Imagine some typical manual business processes:
- You have been running a business for a few years and every morning a fax arrives from a customer. You take that fax and then sit in front a of a computer to key the order into your system. One day you deliver too much product or the incorrect product because of a keying error which isn’t picked up by your dispatch process. This causes a costly recall.
- A control system at the end of your production line signals with a flashing light that a pallet of product is ready to put away into a warehouse. The operator goes to a workstation and then enters this information into your warehouse management system. You discover that you are losing track of pallets because the operator is sometimes too busy to enter data or sometimes enters fantom pallets.
- You have a Weighbridge and accompanying software that keeps track of incoming and outgoing loads. When you raise invoices you have to transfer the details manually to your invoicing system. You perform a stock take which reveals you haven’t invoiced all your loads there is some confusion as to which load hasn’t been invoiced.
Each of the above scenarios are areas where Systems Integration may provide value to a business.
I have integrated several systems without the benefit of 3rd party or middle-ware components. Here are some of the things I considered, and tools I found useful as I went through the process.
- Remove Processing delays
- Eliminate Keying errors
- No more missed transactions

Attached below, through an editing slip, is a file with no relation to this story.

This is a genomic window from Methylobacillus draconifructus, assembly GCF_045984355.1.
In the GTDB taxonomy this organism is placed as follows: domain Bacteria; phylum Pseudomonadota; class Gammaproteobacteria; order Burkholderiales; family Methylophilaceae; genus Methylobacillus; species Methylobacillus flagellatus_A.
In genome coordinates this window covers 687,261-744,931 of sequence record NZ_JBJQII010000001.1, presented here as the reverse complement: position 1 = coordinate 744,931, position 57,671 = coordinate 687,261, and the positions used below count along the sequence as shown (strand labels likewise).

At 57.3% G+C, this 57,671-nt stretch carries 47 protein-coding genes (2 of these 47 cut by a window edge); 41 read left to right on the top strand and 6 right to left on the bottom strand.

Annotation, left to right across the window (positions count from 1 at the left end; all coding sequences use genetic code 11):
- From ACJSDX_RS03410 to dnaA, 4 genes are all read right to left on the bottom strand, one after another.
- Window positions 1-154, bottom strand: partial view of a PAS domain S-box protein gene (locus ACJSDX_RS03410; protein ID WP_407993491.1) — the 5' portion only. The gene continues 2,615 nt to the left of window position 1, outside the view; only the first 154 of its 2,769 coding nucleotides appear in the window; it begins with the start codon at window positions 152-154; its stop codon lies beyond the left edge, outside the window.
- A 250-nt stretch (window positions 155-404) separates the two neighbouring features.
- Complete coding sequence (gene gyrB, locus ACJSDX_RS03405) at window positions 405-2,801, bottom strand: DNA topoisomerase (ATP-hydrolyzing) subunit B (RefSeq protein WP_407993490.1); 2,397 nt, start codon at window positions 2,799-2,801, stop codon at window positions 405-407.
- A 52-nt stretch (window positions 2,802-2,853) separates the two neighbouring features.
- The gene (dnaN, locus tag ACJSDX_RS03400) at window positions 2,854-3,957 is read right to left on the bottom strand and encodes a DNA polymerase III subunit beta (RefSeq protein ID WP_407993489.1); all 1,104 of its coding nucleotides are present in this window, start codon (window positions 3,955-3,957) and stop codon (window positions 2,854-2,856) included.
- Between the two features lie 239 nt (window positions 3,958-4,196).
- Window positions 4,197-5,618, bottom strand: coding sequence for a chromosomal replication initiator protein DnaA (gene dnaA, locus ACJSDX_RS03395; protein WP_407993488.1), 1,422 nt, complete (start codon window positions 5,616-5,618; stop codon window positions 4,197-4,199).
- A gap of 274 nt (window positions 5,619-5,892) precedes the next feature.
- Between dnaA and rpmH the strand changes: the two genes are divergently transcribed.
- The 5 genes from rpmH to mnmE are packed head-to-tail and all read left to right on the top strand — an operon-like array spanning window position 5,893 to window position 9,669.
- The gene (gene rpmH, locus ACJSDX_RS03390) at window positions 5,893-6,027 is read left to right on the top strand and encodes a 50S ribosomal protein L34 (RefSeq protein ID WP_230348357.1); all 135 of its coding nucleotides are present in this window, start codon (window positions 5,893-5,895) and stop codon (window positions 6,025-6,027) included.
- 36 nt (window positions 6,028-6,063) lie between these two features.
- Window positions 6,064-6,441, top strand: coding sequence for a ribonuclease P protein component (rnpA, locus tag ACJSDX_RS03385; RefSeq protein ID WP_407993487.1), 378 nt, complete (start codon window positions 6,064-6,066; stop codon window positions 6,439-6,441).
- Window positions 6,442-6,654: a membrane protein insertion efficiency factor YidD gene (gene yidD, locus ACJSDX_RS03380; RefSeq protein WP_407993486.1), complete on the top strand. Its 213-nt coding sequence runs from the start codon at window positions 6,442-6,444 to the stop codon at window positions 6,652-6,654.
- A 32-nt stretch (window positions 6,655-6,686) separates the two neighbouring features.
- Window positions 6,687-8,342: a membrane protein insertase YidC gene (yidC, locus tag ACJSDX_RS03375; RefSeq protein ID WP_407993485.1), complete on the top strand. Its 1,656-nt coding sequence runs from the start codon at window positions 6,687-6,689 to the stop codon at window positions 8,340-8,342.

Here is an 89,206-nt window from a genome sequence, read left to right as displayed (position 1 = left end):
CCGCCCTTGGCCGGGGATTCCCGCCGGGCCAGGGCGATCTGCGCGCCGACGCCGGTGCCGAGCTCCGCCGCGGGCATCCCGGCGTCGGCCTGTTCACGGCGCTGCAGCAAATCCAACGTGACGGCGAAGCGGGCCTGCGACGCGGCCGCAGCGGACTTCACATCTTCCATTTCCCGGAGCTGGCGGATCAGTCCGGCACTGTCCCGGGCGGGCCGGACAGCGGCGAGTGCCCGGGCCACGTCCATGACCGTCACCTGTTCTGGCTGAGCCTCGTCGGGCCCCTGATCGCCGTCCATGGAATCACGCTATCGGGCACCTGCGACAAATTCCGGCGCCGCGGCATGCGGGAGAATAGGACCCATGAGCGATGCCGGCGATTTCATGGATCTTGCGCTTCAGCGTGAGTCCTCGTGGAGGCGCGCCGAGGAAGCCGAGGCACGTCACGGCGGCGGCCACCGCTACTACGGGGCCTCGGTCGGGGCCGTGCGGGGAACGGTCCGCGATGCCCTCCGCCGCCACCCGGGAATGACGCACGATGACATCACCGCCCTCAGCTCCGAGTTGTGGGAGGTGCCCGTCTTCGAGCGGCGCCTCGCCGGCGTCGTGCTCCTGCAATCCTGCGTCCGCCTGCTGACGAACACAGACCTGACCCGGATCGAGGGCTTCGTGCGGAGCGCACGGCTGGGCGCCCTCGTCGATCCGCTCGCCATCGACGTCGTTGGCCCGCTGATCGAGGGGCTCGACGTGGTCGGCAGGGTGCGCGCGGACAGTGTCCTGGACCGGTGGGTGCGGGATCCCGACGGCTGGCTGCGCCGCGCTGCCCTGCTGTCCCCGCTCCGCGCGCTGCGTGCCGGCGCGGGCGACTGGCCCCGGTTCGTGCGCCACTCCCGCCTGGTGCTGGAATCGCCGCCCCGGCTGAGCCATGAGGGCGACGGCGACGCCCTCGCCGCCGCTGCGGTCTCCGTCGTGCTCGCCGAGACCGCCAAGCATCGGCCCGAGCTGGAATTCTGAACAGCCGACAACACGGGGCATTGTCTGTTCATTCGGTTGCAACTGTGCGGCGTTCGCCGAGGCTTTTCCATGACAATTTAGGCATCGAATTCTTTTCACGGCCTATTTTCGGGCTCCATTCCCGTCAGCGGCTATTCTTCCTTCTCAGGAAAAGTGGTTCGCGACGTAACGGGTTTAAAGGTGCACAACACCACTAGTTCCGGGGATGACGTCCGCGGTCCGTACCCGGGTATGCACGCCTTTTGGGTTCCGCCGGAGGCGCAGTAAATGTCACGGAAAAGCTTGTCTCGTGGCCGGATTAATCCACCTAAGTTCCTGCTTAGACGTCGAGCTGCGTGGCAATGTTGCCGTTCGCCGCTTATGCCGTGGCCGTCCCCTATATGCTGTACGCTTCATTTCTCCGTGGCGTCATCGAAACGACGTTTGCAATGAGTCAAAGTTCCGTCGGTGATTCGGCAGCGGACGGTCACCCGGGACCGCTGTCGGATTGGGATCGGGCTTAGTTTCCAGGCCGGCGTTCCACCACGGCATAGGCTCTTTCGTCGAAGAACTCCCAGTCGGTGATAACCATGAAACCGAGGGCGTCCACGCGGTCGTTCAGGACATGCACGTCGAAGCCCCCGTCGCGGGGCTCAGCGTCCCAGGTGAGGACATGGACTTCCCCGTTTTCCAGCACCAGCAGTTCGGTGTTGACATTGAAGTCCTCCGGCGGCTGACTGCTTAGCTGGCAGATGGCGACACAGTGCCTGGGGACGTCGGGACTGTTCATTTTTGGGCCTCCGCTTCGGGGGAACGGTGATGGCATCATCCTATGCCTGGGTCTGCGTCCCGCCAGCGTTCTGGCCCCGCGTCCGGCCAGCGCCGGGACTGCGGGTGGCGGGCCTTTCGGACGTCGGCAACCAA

- System A and System B are working with “one version of the truth”
- Once systems are integrated there are no eyes on the data. For example incorrect pricing data can persist for months until an audit or internal checks pick it up
- Incorrect data in one system can if unchecked traverse to the other
- If two way integration is required complexity arises
- Custom integration can be expensive
When thinking about System Integration we are aiming to find out the total cost to the business of either staying with manual processing or implementing automation. We also wish to accrue the benefits while avoiding the problems. This requires attention to detail and forethought.
Some questions we could ask ourselves before integration.
- How much time will be saved by doing the integration. X minutes per hour, per shift, per year = Y Savings in a year?
- If we choose to integrate. How soon will we see a pay pack on the investment?
- What is the cost to date of errors introduced by manual processing?
- What will ongoing maintenance if any cost? Will the maintenance be in-business or a more expensive 3rd party?
- If the human element can’t be removed can we simplify or make data entry easier?
- Will we need real-time, or batch integration (time or times of day)?
- What sort of alerting is needed to alert a human to a problem?
- How much time is spent chasing missing transactions, customer queries regarding incorrect paperwork and other factors at the moment?
- What business rules are required for the integration?
- What is the volume of transactions?
- Whose cheese will we be moving?
- What training will be needed to move to an integrated system?
Is it worth it?
As a first we need to do a cost to benefit analysis of whether it is worth it. Only then, when we have a clear idea of the cost and potential benefits to the business should we go ahead. If you are quoted $70,000 to enable integration between a control system and an ERP package it may sound very expensive but performing the CtoB analysis may give the green light anyway.
Partial or Complete Integration
How far you want to go depends on your budget and the skills available to implement integration.